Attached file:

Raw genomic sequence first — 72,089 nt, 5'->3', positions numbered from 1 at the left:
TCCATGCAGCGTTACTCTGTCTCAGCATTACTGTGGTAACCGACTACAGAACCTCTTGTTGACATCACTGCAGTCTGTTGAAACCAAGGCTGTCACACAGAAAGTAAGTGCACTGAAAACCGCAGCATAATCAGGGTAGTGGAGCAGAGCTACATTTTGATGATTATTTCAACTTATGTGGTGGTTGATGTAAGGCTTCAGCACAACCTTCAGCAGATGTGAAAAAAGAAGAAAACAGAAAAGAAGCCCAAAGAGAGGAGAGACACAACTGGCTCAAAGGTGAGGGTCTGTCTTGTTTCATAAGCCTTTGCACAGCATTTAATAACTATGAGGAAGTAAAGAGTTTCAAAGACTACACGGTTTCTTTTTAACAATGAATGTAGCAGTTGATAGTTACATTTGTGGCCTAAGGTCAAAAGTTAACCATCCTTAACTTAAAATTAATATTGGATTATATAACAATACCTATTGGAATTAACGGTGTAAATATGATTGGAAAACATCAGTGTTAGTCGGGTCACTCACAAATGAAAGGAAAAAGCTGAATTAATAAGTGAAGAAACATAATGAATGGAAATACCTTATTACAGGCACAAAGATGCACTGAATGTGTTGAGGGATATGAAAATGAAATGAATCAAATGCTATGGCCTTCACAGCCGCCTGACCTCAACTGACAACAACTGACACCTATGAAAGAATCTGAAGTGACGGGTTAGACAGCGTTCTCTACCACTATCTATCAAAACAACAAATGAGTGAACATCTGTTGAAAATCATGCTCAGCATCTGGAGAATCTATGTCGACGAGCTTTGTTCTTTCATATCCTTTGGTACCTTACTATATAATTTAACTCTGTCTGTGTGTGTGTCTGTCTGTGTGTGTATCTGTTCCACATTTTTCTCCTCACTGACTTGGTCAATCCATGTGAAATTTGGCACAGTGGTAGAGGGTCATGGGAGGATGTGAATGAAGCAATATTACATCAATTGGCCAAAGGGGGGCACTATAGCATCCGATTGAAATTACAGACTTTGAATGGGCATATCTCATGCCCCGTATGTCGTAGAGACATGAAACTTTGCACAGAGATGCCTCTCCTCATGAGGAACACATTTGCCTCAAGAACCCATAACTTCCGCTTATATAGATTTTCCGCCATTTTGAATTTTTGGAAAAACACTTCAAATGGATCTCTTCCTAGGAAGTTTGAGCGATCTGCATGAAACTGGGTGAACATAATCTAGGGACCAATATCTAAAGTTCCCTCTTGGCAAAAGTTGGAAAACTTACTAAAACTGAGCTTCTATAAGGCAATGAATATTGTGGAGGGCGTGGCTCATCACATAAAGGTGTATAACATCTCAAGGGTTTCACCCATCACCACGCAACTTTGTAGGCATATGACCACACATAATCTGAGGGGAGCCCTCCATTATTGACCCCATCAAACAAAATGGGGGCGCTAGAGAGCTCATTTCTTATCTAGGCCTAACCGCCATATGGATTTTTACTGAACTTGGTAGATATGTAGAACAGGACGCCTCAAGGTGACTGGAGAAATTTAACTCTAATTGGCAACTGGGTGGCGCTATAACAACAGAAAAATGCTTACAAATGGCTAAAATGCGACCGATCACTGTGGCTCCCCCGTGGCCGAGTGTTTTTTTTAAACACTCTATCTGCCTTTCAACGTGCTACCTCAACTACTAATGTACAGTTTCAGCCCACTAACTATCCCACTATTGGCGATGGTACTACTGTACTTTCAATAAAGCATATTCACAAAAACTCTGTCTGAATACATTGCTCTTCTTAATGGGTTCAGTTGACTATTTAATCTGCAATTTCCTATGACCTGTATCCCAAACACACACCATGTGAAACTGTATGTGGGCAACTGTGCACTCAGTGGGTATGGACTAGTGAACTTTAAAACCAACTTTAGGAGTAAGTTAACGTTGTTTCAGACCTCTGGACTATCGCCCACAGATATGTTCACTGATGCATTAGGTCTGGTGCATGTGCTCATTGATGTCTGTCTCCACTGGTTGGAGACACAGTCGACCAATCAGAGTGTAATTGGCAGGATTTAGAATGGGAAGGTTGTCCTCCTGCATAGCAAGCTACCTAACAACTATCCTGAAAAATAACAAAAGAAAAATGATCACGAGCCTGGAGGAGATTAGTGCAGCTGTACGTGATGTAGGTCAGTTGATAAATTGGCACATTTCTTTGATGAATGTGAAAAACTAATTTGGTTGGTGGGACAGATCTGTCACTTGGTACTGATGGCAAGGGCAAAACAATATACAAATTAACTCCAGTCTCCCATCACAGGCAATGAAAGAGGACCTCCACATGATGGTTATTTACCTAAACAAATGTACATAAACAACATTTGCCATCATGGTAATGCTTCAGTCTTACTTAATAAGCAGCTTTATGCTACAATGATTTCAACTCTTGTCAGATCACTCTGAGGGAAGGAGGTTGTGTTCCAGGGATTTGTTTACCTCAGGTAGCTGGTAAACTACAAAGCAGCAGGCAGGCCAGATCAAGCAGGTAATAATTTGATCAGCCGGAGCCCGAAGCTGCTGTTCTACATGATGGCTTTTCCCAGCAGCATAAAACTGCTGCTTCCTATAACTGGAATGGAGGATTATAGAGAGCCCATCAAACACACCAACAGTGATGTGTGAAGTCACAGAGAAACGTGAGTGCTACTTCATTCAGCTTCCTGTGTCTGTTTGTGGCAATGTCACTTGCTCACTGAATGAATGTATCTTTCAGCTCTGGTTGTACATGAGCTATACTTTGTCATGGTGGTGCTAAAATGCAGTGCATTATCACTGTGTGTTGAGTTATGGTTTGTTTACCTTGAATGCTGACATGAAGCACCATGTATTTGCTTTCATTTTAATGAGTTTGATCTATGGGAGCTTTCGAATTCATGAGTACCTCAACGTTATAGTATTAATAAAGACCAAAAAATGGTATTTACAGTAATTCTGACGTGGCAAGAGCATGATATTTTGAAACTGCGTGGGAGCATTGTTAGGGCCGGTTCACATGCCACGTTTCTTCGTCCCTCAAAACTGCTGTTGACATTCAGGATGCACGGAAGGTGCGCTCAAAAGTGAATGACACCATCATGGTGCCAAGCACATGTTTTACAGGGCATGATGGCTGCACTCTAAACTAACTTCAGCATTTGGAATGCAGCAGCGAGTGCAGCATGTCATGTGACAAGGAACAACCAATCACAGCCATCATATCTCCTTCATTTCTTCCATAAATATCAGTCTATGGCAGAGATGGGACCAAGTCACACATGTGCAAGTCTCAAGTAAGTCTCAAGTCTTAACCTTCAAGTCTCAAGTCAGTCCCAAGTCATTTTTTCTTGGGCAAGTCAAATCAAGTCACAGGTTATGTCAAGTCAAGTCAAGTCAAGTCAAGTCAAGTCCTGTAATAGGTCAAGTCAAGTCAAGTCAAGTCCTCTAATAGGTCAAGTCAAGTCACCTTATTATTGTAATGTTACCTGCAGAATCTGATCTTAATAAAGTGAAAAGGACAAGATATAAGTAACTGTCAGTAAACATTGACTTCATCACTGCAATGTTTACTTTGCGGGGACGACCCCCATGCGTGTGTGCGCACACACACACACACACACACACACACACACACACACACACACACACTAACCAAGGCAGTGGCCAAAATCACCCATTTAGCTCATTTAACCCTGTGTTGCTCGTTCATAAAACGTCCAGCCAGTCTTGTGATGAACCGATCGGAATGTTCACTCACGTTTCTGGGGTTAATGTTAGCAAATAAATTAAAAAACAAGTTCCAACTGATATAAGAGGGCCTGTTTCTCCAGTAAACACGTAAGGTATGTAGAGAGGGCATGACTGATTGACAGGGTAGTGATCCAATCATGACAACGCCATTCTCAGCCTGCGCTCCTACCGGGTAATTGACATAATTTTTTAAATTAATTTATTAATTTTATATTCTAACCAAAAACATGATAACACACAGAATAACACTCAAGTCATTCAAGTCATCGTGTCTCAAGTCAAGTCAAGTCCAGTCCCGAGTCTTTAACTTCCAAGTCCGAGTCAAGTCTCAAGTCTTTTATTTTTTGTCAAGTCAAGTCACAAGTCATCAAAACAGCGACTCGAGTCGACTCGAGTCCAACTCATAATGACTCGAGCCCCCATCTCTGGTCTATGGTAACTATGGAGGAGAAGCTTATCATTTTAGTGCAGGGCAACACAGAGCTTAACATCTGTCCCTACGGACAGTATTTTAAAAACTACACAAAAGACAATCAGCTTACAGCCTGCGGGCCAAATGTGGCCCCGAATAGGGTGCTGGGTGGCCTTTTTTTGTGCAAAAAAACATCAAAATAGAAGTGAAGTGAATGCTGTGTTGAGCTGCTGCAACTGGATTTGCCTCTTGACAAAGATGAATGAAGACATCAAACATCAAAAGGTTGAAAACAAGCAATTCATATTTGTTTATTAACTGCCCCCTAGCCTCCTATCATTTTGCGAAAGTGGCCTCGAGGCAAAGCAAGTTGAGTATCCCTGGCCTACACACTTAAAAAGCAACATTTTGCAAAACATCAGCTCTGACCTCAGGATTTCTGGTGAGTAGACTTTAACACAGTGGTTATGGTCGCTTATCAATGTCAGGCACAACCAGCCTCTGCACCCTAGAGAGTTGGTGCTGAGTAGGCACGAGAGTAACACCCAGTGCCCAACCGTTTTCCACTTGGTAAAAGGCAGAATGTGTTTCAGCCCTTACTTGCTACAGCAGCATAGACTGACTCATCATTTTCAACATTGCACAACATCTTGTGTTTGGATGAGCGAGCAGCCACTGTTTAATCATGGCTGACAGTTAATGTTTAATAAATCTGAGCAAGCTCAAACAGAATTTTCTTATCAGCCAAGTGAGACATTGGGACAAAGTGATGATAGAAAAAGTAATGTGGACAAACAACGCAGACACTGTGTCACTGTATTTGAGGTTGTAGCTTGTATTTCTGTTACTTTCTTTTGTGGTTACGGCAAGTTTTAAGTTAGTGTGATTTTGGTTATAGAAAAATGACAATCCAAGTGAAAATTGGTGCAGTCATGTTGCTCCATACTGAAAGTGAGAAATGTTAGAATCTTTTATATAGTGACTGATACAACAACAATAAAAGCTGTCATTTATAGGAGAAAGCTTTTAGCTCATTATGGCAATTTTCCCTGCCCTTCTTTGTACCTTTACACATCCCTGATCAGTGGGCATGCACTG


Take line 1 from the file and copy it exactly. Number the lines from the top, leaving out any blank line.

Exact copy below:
Raw genomic sequence first — 72,089 nt, 5'->3', positions numbered from 1 at the left: